The Daily Beast cites a 2002 study by the College Board (which administers the SAT) that indeed shows that there has been an “increase in the number of applicants who take tests in nonstandard conditions.” Certainly, the number of students diagnosed with ADHD has increased in recent years, with nearly 1 out of 10 children in the US now diagnosed with the condition. More students may be diagnosed with ADHD because parents, pediatricians and teachers are better informed about it and aware of how accommodations can a help a child succeed. But as the Daily Beast suggests, greater awareness of ADHD can also mean that more parties will seek a diagnosis, whether a student really has had lifelong struggles with focusing, controlling impulsive behavior and hyperactivity.

A 2010 study in the journal Psychological Assessment found that it is not too difficult for college students, armed with some quick Google research, to feign ADHDProfessor David Berry of the University of Kentucky and his colleagues had a group of college students — some who had ADHD and were not taking their medication, and some who had been instructed to pretend to have ADHD — take two self-report tests, the ADHA Rating Scale (ARS) and the Conners Adult ADHD Rating Scale (CAARS). The researchers found that such self-report assessments had “no value” in detecting those who were only pretending to have ADHD.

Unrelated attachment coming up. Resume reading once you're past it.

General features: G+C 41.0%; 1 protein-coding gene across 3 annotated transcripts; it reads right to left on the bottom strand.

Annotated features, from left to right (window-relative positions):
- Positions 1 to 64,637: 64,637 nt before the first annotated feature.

Source : Care2 Make A Difference : Read the whole story here:

How Do We Get Kids To Want To Be Einstein?

Feb 20, 2012 - Tags:

Alex Knapp is the social media editor at Forbes and writes the blog Robot Overlordswhere he focuses on futurism, cutting edge technology, and breaking research. He has training in biochemistry and worked as a patent lawyer before becoming a writer. On his blog he is currently working on "Digging behind the press releases and seeing what kind of science is really going on. Making educated guesses about the future that don't devolve into wishful thinking or fantasy."

On his personal website, Alex describes himself as a knowledge evangelist.